The Lacuna

The Lacuna by Barbara Kingsolver

The-LacunaThe Lacuna covers about 30 years of American and Mexican history through the life of Harrison Sheperd, a half-Mexican, half-American boy raised in Mexico who becomes an author. This is his life story, told through his journals, covering his time as a cook in the household of Diego Rivera and Frida Kahlo, the Bonus Army riots, Leon Trotsky’s exile in Mexico, the war effort in Ashville, NC, and finally the McCarthy trials. Sometimes Shepherd’s life seems like a way to string together these interesting moments in history, but for the most part he and the other non-historical characters are compelling enough to drive the narrative on their own. Kingsolver wears her politics on her sleeve, as always. She presents Trotsky’s death as a tragedy, and suggests communism might have worked out if he’d been in charge of the USSR instead of Stalin. Everyone now agrees that the McCarthy trials were ridiculously unjust, so they are perhaps an easy target for liberal outrage. But the protagonist’s reflective voice softens any agenda the author may have had and provides an ample spoonful of sugar to accompany the political message, which I agreed with for the most part anyway. It’s a long book, but engrossing. Kingsolver read the audiobook herself and did an impressive job with the various accents, Spanish and Appalachian.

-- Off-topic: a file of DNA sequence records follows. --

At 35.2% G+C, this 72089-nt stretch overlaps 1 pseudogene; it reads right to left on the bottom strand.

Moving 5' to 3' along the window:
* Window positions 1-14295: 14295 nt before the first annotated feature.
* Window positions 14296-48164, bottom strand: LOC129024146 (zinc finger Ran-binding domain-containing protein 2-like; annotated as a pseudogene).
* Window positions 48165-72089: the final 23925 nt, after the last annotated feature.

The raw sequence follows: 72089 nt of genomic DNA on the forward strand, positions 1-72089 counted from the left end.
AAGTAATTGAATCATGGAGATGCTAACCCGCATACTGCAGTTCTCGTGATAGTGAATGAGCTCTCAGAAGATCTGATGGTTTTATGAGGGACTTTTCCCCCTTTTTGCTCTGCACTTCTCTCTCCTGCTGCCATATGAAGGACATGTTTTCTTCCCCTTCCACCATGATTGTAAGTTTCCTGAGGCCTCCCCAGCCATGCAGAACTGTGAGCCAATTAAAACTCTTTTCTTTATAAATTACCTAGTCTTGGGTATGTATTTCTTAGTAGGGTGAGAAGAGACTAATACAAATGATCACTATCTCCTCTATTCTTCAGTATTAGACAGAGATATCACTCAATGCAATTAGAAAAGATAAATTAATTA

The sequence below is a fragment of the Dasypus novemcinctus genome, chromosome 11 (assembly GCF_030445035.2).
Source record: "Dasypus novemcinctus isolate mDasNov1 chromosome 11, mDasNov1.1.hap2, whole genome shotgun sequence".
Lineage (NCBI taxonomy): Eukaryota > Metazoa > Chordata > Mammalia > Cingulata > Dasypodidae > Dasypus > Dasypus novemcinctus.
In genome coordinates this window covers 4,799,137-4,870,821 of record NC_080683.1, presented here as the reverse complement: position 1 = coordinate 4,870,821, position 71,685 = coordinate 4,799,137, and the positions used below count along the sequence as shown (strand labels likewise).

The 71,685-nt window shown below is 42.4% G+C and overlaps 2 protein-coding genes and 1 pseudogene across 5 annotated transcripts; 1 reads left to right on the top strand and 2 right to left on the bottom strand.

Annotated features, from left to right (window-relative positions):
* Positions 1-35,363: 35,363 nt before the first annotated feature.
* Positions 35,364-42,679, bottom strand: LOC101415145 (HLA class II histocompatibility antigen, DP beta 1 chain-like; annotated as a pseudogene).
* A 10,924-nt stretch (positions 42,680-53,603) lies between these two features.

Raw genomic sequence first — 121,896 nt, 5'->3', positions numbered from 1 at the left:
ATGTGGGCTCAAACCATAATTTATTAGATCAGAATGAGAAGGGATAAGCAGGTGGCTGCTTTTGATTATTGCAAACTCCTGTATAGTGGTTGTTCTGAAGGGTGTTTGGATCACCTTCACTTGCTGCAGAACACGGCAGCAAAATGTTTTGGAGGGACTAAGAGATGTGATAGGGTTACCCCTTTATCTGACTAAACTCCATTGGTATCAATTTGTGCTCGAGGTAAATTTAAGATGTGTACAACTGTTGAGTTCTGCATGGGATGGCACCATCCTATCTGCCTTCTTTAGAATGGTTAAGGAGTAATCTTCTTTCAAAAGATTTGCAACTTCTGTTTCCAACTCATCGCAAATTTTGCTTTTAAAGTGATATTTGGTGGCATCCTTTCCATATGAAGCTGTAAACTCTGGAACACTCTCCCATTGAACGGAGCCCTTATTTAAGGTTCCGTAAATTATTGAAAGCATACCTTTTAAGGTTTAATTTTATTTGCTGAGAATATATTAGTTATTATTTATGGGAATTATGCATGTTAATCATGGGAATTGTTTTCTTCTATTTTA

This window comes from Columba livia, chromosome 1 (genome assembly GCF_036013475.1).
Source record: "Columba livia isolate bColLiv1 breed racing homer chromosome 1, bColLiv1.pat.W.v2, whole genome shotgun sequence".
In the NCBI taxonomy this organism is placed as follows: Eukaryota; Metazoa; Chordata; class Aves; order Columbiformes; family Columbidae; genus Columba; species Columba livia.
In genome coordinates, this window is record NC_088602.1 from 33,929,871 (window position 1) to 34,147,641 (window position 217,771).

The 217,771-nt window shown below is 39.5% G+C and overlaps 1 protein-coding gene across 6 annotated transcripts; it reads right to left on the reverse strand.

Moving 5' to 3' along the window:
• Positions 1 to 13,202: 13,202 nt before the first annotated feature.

One thought on “The Lacuna

  1. Kudos to you for enjoying this! I tried, but boredom overwhelmed me and I had to give up. Plus I think communism as a theory is inherently flawed, and never works unless those who want it come together to make it work, and the door is always open for the people who turn against it to leave. I’ve never known it to be successful unless it is practiced in very small groups, and no one is pressured to stay once they’ve decided to leave. But I do love Barbara Kingsolver like crazy. I just wasn’t a fan of this novel.

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